With Josh Kugler
Josh Kugler is Director of Software Engineering for American Pinball, and is the software and rules designer for Houdini.
Around the Playfield with Josh Kugler
The Start Button: How did you first get into pinball?
When I was 9 or 10 on vacation with my family, it rained the whole time, but the main lodge had a pinball machine, and while my dad was not the type to give us money to ‘waste on pinball’ given the situation he gave us a couple of bucks to play. But then my brother and I found a $20 bill in the mud and well, we played a lot, and my dad could not understand how we could play so long on the few bucks he gave us. Then a year or two later I made a friend in elementary school whose dad sold pinball via a retail store, and he always had a couple of games in his basement, including a brand new fireball when it first came out. On occasion his dad would take us to his store so we could play the dozen or so games he had there. I’ve been playing pinball ever since.
The Plunge: What was the first pinball machine you bought?
BK2K, it was a couple of hour drive to get it, found it on ebay, since back then had no real clue how to find machines locally, since this was before I had found RGP. It still makes me smile when I think about that drive back home, with the game in the back of the SUV and hearing the ‘tick’ of the tilt bob as it swayed.
The Skill Shot: What is your best pinball achievement or favorite pinball moment?
There are are two, as a player it was winning the championship in the Chicago Pinball Mafia, in my second year being in a league. There were a few very good players in that league. But the bigger one is the unveiling of Houdini at TPF, after working our asses off to go from nothing to a fully functioning machine in under four months, there was a tremendous amount of satisfaction watching people line up to play, enjoy playing it and often after finishing a game getting right back in the long line. The overall reception to Houdini has been phenomenal.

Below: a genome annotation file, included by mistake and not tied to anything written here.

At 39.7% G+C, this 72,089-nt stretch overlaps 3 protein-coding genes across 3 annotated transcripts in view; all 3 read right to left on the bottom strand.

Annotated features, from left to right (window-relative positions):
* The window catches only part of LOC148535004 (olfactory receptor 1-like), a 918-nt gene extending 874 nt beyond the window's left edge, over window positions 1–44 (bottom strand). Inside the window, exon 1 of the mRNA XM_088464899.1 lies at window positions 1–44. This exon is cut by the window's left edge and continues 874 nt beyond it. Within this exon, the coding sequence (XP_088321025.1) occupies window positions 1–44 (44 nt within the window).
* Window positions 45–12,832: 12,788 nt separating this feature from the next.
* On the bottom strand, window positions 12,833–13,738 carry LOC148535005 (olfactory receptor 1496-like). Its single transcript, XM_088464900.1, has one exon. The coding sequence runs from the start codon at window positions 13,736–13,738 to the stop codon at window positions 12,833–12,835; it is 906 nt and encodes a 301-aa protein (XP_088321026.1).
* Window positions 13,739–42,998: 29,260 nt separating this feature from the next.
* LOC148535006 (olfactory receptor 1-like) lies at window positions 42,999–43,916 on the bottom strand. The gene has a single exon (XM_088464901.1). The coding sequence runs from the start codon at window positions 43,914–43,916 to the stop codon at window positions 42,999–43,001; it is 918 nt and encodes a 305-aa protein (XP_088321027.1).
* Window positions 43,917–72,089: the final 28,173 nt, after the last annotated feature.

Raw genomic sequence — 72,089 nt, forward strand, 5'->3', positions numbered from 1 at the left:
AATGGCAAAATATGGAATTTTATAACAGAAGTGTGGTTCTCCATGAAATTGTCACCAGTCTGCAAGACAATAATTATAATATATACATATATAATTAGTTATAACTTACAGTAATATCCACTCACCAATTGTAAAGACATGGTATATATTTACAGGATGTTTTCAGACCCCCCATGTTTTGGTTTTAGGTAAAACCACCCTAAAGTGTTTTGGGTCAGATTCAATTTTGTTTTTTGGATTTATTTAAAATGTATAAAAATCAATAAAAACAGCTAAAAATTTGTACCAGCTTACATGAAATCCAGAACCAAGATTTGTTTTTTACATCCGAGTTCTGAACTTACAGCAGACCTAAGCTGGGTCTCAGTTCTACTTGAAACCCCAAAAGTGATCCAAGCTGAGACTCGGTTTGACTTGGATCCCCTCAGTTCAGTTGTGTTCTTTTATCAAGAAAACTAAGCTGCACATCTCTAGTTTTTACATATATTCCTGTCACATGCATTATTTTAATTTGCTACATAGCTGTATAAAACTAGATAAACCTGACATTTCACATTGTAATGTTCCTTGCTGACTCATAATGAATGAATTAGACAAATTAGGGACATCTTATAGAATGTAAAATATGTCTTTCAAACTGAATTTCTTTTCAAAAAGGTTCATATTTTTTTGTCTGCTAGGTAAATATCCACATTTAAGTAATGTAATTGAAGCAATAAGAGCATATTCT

Good Shots, Bad Bounces: What is your favorite and least favorite pinball machine?
Favorite, thats easy, Centaur, besides having sentimental value since it was the machine I played daily back in college, it is one of the most fun and fast drop target games out there, has some nice strategy around it, and not a lot of games with a 5 ball multiball and drops.
Not too many games I don’t like, but, I’ll re-phrase as my least favorite Balcer game, since I know Joe won’t be insulted, since he has heard me say this many times before, and that is South Park. I find the voice calls to be way, way, way, way too repetitive and the playfield is so open with huge wide open shots (can you say Kenny, I knew you could), that I get bored playing it. One of the few games where I have walked away from it in the middle of the game. While I am not a huge fan of the show, that is a theme that deserves a second shot.
The Wizard Mode: What is your dream theme you’d like to see made into a pinball machine?
The Kugler Family Pinball — oh wait, that has been done. Won’t talk about any of my dream themes, since I hope American Pinball will make them some day.
The Tilt: What is the dumbest mistake you’ve made in pinball (mishap moving a machine, messing up trying to fix a machine, etc.)?
Had a blow fuse on TZ, like an idiot I did not power down before changing it or have high power turned off. I was using small screw driver to pop out the fuse and the screw diver slipped out of my hand and somehow shorted the high power to the data bus and fried three boards. Took me a couple of months to repair all the damage. Was slowed down by a mistake in Clay’s guide relative to the error beeps on the sound board.
The High Score: Describe the pinball hobby in one word.
Match – Next Game: Where do you see the pinball hobby in 5-10 years?
I think we will see continued growth and interest in pinball. The ability of operators to be able to sell games to collectors makes its easier for them to get a return on their investment and more willing to buy new games to put on location. However, at some point there is a limit on how many machines can find a place in collectors homes, not that there is not the interest, but at some point the limitation on how much room collectors have for machines. Not everyone can build a second building on their property to house their collection or are willing and able to put machines in their bedroom, kitchen, etc.. The positive in this, is it will drive manufacturers to put out a quality machines that collectors want, since at some point operators are no longer going to want machines that are great themes with mediocre play and features, but will be hard to sell at a good price to the secondary market and without that market, the ability to get a return on the investment won’t be there.
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